BBCExperts are questioning the viability of the latest addition to Kenya’s railway infrastructure moments after President Uhuru Kenyatta officially launched the second phase of the Standard Gauge Railway (SGR) line, dubbed phase 2A
The new 120km (74 miles) stretch is a western extension of the line that already links the port city of Mombasa with the capital, Nairobi.
Unlike the Mombasa to Nairobi line, which was launched to much fanfare in 2017, state activities for the opening of the new line have been low key.
Analysts say that the government is having a hard time justifying the economic benefit of the project because the terminus, Suswa, is a nondescript town in the Rift Valley – hence the derisory nickname “railway to nowhere”.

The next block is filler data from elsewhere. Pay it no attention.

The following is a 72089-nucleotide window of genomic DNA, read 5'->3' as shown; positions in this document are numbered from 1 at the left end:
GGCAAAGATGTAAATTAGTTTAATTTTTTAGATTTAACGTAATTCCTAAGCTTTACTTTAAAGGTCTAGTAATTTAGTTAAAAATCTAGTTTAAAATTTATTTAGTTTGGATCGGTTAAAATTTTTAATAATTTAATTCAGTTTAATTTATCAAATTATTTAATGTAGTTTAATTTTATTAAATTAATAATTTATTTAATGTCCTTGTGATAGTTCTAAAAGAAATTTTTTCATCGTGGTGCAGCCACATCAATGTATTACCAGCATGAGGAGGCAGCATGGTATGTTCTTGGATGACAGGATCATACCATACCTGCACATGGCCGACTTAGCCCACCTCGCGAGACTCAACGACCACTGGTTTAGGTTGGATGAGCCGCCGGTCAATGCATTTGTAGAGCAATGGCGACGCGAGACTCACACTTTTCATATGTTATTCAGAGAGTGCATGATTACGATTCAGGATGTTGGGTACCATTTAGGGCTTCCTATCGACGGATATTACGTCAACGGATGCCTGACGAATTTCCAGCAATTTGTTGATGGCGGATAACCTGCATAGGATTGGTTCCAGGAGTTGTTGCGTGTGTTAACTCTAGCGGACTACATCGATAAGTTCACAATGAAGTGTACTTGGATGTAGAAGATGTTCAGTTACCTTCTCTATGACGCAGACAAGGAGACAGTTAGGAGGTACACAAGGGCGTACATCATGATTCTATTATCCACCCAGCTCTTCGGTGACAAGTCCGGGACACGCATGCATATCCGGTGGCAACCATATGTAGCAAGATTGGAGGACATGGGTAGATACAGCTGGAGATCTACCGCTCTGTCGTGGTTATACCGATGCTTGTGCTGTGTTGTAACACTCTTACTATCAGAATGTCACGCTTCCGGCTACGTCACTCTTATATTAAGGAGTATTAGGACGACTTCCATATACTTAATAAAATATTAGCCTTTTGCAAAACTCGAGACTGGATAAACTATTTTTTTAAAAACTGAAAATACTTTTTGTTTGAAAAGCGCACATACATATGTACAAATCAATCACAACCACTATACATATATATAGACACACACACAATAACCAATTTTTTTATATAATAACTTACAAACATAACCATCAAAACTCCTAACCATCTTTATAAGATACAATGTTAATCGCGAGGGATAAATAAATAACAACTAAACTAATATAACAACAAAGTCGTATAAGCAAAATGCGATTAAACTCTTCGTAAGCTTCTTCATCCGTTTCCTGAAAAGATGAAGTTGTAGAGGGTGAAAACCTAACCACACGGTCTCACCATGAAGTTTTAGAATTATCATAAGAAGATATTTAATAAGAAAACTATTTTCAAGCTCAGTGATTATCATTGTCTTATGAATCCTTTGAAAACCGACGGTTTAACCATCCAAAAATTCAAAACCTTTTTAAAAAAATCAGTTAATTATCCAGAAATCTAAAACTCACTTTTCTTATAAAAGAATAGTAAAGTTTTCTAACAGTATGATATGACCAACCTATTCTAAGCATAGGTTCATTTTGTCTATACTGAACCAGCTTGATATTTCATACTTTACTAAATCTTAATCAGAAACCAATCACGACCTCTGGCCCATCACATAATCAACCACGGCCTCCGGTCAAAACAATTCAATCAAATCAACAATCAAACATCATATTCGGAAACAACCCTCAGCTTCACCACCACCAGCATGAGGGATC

The plans to extend the line to Kisumu, on Lake Victoria, and to Uganda have been thrown into doubt because Chinese finance has not been forthcoming.
President Uhuru Kenyatta and First Lady Margaret Kenyatta arrive at Nairobi Terminus for the official launch of Phase 2A of the Standard Gauge Railway. Phase 2A stretches from Nairobi to Suswa.
At the recent China Africa summit in Beijing, the Chinese government declined to fund what it termed as vanity projects, saying it would only finance those that made economic sense.
Phase 2A of the line was undertaken by the China Communications Construction Company at a cost of $1.5bn (£1.1bn).
Passenger services will start immediately with cargo services to follow, but it is not clear exactly when.
Since its launch, the performance of the existing Mombasa-Nairobi line has also led many to question its viability.
In its first year of operation, the SGR’s freight service generated $57m, while the passenger service brought in $16.1m according to the Kenya National Bureau of Statistics, against an annual operation cost of $120m